Futility of life strikes us at an hour when we feel our most active self. All that energy building up, creating a crescendo, ultimately falls into deep dark pits in its culmination, for after all, when has any action ever executed ever mattered? Noel’s life was such a transient phase of such futility, all his efforts and endeavours seem to result in one singular dimension of placidity. No multitude of any kind of action could ever convince him of his worthwhileness, but he never gave up, for maybe even that was a futile action…

Noel did not feel like going anywhere today like he had for a long time now. He sulks around in his striped bathrobe, day or night while surviving on a constant diet of coffee and the “constructive criticism” offered by his servant. Every morning paper he received used to come with threats like how Noel never leaves the house and which means he is unable to take a holiday. Noel never eats anything he cooks and how Noel doesn’t just socialize with anyone in his complex. That winter morning was no exception; Noel was brooding over the empty cup of coffee from last night when his servant came with his morning coffee and the daily newspaper.

“We should stop getting newspapers anymore!” complained the servant.

“Why then? That will not do. ? No! No! No!” exclaimed Noel.

“Why should we? You never read them anyway, and it just gets piled in the corner, laden with dust.”

“That’s right, but don’t we need newspapers to line the bird cages?”

“But we don’t have any!”

“Oh! Right! What about the bookshelves?”

“You don’t read any books, and we certainly don’t have shelves for books in this apartment.”

“If that’s the case then maybe I should read more novels, otherwise the newspapers shall go to waste!”

“Or you could just read the newspapers?”



Noel sipped coffee from his white china coffee mug. His fingers were wrinkled with nicotine stains, with his sinewy hands turning into a mush of soggy muscles. The light band of skin on his ring finger instead of a ring almost fades now and the scars down his wrists are certainly not conspicuous anymore. As warm coffee glided down his throat and made its way down the length of his spine, Noel looked at his moccasin-clad feet, his weak sunken toes are curled up inside his brown leather shoes, except for the one on the left, sticking out of a corner, touching the cold floor and looking a little numb.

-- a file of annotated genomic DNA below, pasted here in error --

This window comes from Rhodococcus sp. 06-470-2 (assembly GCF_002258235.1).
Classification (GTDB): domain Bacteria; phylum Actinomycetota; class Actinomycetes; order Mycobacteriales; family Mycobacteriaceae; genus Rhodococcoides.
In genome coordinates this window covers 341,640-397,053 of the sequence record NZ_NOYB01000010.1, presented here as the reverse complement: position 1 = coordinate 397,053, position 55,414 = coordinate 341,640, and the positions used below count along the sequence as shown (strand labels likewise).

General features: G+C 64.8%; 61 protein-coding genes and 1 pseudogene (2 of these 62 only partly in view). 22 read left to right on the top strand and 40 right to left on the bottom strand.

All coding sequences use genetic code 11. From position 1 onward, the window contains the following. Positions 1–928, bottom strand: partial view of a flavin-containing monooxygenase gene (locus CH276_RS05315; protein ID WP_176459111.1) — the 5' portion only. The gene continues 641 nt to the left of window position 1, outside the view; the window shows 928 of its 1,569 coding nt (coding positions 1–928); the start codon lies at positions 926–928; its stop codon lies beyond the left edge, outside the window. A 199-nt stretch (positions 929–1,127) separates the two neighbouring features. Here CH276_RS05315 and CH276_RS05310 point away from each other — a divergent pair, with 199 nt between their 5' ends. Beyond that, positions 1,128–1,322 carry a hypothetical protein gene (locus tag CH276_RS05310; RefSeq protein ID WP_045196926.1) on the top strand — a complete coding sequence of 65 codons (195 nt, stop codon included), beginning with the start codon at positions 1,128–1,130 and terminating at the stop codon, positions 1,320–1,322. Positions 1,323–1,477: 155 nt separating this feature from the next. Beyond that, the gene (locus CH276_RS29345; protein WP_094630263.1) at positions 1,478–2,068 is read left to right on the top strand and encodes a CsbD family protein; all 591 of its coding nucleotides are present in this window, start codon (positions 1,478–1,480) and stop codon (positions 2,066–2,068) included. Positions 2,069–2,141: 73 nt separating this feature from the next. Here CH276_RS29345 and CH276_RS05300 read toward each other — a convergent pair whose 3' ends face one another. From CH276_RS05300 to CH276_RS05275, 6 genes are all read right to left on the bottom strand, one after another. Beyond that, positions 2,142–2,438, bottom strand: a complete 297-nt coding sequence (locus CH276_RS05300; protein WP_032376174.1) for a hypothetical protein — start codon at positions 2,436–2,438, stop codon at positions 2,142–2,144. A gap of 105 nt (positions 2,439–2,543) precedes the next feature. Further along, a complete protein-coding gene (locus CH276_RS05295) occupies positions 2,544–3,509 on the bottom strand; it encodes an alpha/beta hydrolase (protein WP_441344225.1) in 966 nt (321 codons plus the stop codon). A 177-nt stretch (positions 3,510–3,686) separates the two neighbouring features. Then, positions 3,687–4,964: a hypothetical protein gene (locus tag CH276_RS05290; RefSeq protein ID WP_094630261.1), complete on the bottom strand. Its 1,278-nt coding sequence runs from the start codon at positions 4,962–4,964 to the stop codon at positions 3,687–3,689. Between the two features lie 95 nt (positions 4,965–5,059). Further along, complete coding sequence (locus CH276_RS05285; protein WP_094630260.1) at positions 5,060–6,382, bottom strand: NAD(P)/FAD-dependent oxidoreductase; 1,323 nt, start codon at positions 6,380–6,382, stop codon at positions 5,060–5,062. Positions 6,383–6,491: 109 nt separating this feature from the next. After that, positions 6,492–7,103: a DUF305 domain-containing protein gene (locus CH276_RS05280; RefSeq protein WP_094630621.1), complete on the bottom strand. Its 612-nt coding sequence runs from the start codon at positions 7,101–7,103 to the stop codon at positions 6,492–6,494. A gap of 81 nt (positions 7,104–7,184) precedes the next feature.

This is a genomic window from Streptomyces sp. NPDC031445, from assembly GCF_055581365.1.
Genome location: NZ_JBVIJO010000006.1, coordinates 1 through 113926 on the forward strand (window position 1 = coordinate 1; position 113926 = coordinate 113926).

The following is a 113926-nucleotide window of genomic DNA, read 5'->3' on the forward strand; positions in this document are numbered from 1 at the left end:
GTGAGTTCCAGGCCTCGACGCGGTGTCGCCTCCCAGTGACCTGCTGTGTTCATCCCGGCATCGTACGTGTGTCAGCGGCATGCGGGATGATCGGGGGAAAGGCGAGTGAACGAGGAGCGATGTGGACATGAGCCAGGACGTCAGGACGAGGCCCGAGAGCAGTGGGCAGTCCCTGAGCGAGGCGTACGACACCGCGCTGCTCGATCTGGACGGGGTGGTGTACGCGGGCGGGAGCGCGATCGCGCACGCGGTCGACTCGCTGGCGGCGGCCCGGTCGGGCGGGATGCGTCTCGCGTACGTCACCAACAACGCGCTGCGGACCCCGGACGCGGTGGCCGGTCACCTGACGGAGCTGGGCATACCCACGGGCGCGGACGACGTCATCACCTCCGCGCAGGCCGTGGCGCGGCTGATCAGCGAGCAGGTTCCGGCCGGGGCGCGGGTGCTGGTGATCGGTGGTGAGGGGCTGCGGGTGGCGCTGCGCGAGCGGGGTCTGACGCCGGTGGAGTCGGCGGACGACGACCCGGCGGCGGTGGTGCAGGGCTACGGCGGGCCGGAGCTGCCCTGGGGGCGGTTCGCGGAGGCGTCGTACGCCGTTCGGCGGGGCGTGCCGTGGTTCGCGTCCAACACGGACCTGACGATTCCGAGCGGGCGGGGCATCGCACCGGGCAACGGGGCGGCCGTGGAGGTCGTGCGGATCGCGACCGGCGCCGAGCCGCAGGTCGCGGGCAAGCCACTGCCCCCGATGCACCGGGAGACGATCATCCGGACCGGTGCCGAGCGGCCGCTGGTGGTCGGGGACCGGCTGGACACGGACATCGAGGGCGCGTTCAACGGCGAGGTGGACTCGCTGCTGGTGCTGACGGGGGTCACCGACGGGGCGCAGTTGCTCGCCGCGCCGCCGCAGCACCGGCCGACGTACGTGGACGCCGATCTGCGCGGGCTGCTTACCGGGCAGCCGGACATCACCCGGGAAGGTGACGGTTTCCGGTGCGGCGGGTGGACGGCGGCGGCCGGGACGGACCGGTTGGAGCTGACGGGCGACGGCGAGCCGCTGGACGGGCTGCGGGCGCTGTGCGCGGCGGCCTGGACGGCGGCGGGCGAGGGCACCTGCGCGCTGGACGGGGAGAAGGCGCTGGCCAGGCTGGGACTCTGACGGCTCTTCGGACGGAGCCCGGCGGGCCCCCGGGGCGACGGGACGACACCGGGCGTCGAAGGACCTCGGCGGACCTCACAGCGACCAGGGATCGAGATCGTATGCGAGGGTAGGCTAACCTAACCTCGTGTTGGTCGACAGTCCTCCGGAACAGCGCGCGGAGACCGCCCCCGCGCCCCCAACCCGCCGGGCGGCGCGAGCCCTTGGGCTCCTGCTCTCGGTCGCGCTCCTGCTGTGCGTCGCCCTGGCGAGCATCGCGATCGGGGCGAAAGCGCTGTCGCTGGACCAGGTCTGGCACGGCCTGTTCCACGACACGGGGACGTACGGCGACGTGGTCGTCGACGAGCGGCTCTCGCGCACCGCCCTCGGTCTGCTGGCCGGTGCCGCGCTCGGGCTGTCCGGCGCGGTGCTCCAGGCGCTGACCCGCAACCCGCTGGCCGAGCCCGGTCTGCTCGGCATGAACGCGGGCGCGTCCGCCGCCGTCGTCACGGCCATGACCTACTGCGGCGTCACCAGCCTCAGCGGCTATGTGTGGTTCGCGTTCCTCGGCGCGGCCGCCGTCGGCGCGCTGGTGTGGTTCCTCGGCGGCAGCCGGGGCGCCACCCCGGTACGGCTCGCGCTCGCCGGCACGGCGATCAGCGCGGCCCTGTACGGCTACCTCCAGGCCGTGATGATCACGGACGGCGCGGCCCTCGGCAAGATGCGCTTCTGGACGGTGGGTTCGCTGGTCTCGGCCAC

Looking at his little numb blue toe, Noel wondered, how do the poor and impoverished survive the blizzards? How do outcasts find warmth and associations? How do disjointed parts of reality feel connected yet amputated? Noel glanced at his fidgeting servant; the servant knew what was to come now, he would be dismissed and it be would hours and hours of his master straying about his room, staring at walls and babbling to himself. He sometimes felt that his master was bonkers for sure, but then, he was too accustomed to his present life to inquire about flaws. He left Noel alone.

The concept of space, time and size vary from time to time. When first buying this apartment, Noel found this room to be quite spacious and airy, but now it just feels like a dungeon. The once liberating yellow wallpaper had now been stripped down and replaced with dreary pale moonlight blue distemper- sometimes exhilarating, but most times strangulating. Noel hardly noticed his servant go, until he heard the light thud of the heavy wooden door closing. Lighter doors would have been much more peaceful!